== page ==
J. Herbert Waite Like many graduate students before and after me I was There are so many species about which nothing is known, mesmerized by a proposition expressed years earlier by and the curse of not knowing is apathy. Krogh (1929) a namely that afor many problems there is Bioadhesion is the adaptation featured in this book, an animal on which it can be most conveniently studieda. and biology has many adhesive practitioners. Indeed, This opinion became known as the August Krogh Prin- every living organism is adhesively assembled in the ciple and remains much discussed to this day, particu- most exquisite way. Clearly, speci? c adhesion needs to larly among comparative physiologists (Krebs, 1975). be distinguished from the opportunistic variety. I think The words aproblemsa and aanimala are key because of speci? c adhesion as the adhesion between cells in the they highlight the two fundamental and complementary same tissue, whereas opportunistic adhesion might be the foci of biological research: (1) expertise about an animal adhesion between pathogenic microbes and the urinary (zoo-centric), which is mostly observational and (2) a tract, or between a slug and the garden path. If oppor- mechanistic analysis of some problem in the animalas life nistic bioadhesion is our theme, then there are still many history or physiology (problem-centric), which is usually practitioners but the subset is somewhat more select than a hypothesis-driven investigation. before.From Nature to Technical and Medical Application Janek von Byern, Ingo Grunwald ... Barber VC and Wright DE (1969) The fine structure of the sensoe organs of the cephalopod mollusc Nautilus. Zeitschrift fA¼r ... Carlini DB, Reece KS , and Graves JE (2000) Actin gene family evolution and the phylogeny of coleoid cephalopods (Mollusca: Cephalopoda). ... Manual de Malacologie et de Conchyliologie.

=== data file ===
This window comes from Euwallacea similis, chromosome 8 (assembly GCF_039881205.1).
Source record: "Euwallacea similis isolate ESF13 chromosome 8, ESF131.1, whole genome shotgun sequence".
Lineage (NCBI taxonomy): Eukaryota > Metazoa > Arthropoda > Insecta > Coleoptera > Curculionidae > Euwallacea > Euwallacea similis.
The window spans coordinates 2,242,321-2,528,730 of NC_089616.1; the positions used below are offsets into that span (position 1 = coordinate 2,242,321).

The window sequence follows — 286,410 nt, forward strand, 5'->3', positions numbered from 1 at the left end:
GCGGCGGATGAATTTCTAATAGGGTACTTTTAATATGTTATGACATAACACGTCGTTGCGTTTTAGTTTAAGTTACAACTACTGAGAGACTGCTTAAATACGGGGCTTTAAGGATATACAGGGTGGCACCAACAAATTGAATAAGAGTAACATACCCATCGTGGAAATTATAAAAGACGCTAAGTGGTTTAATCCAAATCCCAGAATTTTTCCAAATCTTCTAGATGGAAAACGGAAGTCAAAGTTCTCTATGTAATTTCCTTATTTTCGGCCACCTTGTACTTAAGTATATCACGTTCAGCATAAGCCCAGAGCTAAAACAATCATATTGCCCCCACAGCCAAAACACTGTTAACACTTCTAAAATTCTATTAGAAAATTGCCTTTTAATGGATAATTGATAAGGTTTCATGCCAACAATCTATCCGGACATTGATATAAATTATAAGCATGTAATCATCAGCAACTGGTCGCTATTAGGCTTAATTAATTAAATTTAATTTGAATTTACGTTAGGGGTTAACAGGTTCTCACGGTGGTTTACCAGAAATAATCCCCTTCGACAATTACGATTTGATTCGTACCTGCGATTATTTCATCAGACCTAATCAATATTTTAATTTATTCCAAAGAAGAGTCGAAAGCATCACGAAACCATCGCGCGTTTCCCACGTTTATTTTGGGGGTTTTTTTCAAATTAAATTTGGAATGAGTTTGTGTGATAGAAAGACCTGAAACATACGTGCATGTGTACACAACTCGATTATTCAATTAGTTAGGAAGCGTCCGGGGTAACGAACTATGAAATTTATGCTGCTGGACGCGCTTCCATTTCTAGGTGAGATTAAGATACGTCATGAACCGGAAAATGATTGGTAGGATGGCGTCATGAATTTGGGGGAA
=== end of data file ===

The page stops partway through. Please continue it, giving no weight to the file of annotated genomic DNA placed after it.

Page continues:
|Title||:||Biological Adhesive Systems|
|Author||:||Janek von Byern, Ingo Grunwald|
|Publisher||:||Springer Science & Business Media - 2011-01-27|